It's actually practical and not necessarily a problem.The Security Council of the Russian Federation, headed by Vladimir Putin, has ordered the "government to develop an independent internet infrastructure for BRICS nations, which would continue to work in the event of global internet malfunctions ... This system would be used by countries of the BRICS bloc – Brazil, Russia, India, China and South Africa." RT
Columbia University Professor Eli Noam and then ICANN CEO Fadi Chehadé have both said such a system is perfectly practical as long as there is robust interconnection.
Actually, the battle over ICANN and domain names is essentially symbolic. Managing the DNS is a relatively insignificant task, more clerical than governing. ICANN Chair Steve Crocker pointed out they had very little to do with policy.
Some will claim this is about blocking free speech but that's rhetoric. Russia doesn't need to fiddle with the DNS for censorship, as the Chinese have demonstrated. The wonders of the Internet will continue so long as the resulting nets" are robustly connected. The ICANN and U.S. policy goal should be to help create that system for interconnection.
I expect contentions that “The Russians are taking over our Internet” and “They are splitting the Internet.” The Internet is a “Network of Networks.” It is not a monolith so what would “splitting” it mean or do?
After the WCIT, China realized that ICANN and the DNS are side issues not worth bothering about. They have been building alternate institutions including the World Internet Summit in Wuzhan and the BRICs conferences.  The Chinese have put their main work where decisions that matter are made. Wireless standards are set by 3GPP, where nothing can be approved without China's consent.
The American battle at ITU is proving to be a historic mistake.
Why does Russia want an independent Internet?
They fear that Western sanctions on Russia could cripple the Russian Net. Communications minister, Nikolay Nikiforov, worries about, "a scenario where our esteemed partners would suddenly decide to disconnect us from the internet." I think that's highly unlikely but Nikiforov points out, “Recently, Russia is being addressed in a language of unilateral sanctions: first, our credit cards are being cut off; then the European Parliament says that they’ll disconnect us from SWIFT."
It makes sense for the Russians to be prepared for such a contingency as the Cold War has been warming up on both sides. "Britain's top military chief Air Chief Marshal Sir Stuart Peach just made headlines warning Russian subs "could CRIPPLE Britain by cutting undefended undersea internet cables." Much more http://bit.ly/RussiaDNS

ICANN Continues Excluding Russia & China From the Board http://bit.ly/CEOPromises
No wonder Russia wants an alternate root. Three years ago, ICANN CEO Fadi Chehadé promised "a seat at the table" to Chinese Premier Li. ICANN welched and this year added two more Americans.
Almost all the ICANN board is from the U.S. and close allies; only about 4 of the 18 board members are from countries on the other side of the North/South divide in Internet policy.  Claiming ICANN represents the Global Internet is inappropriate. China is 1/3rd of the Internet but has no representation on the board.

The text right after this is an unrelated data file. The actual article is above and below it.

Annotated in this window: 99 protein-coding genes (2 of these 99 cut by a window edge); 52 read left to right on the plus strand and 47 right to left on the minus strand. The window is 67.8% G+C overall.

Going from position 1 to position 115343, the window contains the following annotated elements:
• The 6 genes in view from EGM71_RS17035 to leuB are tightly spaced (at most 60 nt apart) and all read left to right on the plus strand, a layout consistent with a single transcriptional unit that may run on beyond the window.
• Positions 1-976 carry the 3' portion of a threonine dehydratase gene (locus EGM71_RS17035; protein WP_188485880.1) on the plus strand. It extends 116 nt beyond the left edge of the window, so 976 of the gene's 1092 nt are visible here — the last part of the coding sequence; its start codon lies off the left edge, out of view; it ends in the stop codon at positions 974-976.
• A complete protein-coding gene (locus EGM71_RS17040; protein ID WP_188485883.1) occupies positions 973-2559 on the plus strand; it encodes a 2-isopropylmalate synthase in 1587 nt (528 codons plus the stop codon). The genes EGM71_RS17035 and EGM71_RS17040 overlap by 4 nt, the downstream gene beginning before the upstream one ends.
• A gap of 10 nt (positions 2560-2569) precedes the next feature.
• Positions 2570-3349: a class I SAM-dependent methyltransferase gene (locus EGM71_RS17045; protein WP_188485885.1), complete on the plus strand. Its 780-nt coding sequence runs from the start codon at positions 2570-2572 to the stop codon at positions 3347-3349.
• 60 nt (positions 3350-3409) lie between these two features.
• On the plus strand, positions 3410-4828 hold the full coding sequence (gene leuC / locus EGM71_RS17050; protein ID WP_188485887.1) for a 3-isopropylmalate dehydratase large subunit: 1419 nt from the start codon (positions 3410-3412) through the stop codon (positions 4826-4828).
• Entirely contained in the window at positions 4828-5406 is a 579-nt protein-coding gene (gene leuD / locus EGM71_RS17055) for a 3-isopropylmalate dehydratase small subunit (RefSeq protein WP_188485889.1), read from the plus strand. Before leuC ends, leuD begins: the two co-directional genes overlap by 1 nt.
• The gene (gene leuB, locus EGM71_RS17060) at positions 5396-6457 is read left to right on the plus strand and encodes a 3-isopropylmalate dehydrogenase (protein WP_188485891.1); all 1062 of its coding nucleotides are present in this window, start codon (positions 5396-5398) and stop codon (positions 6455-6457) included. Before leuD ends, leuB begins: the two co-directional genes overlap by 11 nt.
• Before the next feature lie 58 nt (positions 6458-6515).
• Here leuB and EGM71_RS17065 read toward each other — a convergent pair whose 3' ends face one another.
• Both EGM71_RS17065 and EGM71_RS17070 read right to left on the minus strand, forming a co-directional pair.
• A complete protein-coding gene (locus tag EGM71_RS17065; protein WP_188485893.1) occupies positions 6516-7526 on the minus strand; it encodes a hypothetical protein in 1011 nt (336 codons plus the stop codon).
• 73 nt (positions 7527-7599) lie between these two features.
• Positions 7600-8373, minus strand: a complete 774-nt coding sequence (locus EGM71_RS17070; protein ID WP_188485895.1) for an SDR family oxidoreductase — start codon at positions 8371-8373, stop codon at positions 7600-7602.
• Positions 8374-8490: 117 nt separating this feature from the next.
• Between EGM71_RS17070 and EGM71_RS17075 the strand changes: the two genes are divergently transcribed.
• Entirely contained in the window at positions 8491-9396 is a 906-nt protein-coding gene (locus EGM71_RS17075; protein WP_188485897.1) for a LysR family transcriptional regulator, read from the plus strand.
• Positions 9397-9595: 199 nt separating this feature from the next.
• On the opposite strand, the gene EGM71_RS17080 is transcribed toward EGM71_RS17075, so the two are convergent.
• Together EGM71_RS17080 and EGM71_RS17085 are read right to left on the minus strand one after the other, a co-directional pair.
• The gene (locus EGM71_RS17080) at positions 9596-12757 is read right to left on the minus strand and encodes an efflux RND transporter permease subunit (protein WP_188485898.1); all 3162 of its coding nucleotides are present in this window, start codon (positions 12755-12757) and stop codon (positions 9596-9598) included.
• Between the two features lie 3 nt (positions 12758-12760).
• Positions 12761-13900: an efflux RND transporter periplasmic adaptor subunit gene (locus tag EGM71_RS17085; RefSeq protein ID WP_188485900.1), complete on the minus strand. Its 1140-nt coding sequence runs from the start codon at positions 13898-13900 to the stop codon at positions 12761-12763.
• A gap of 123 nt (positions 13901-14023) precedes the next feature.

I know many of the board members. They are all basically honorable but generally share a strong opinion on North-South issues.
Larry Strickling of the U.S. government knew just what he was doing with the IANA transition. He handed over to a board with similar positions as the U.S. government.
"The system is unsustainable while it excludes half the world," I have been saying since 2012. More, including the transcript of Fadi's statements,http://bit.ly/CEOPromises

Sorry, Ajit Pai: Smaller Telcos Did Not Reduce Investment After NN Ruling http://bit.ly/SorryPai
Pai justifies his NN choice with the claim, "The impact has been particularly serious for smaller Internet service providers." #wrong (Actually, NN has minimal effects on investment, up or down, I’m convinced. Competition, new technology, customer demand and similar are far more important.)
The two largest suppliers to “smaller ISPs” saw sales go up. Adtran's sales the most recent nine months were $540M, up from $473M the year before. 2016 was $636M, 2015 $600M. Calix the last nine months sold $372M, up from $327M. The full year 2016 was $459M, up from $407M in 2015. Clearfield, a supplier of fiber optic gear, was up 8% in sales in the smaller ISPs.
There is nothing in the data from others that suggests an alternate trend. Anyone could have found this data in a few minutes from the company quarterly reports.
The results in larger companies are ambiguous. I can "prove" capex went up or went down by selecting the right data. The four largest companies' capex - two/thirds of the total - went up from $52.7B in 2015 to $55.7B in 2016. The result remains positive after making sensible adjustments for mergers and acquisitions. That's as close to "proving" that NN led to increased spending as the facts chosen to prove the opposite.
Actually, whether capex went up or down in 2016 tells us almost nothing about the choice on neutrality. Everyone knows a single datapoint could be random or due to other causes. Much more, including the source of the errors http://bit.ly/SorryPai

Elders Bearing Witness: Vint, Timbl, & Many More http://bit.ly/VintTim
Vint Cerf, Tim Berners-Lee, Steve Wozniak and more than a dozen true Internet pioneers wrote Congress to protect Neutrality. The best Congress money can buy didn't listen but I wanted to reproduce their letter.
I hope they are wrong believing "is an imminent threat to the Internet we worked so hard to create." My take is the impact will be moderate in the short run.
From the letter:
We are the pioneers and technologists who created and now operate the Internet, and some of the innovators and business people who, like many others, depend on it for our livelihood. ... The FCC’s proposed Order is based on a flawed and factually inaccurate understanding of Internet technology. These flaws and inaccuracies were documented in detail in a 43-page-long joint comment signed by over 200 of the most prominent Internet pioneers and engineers and submitted to the FCC on July 17, 2017.
Despite this comment, the FCC did not correct its misunderstandings, but instead premised the proposed Order on the very technical flaws the comment explained. The technically-incorrect proposed Order ... More, including the full list, http://bit.ly/VintTim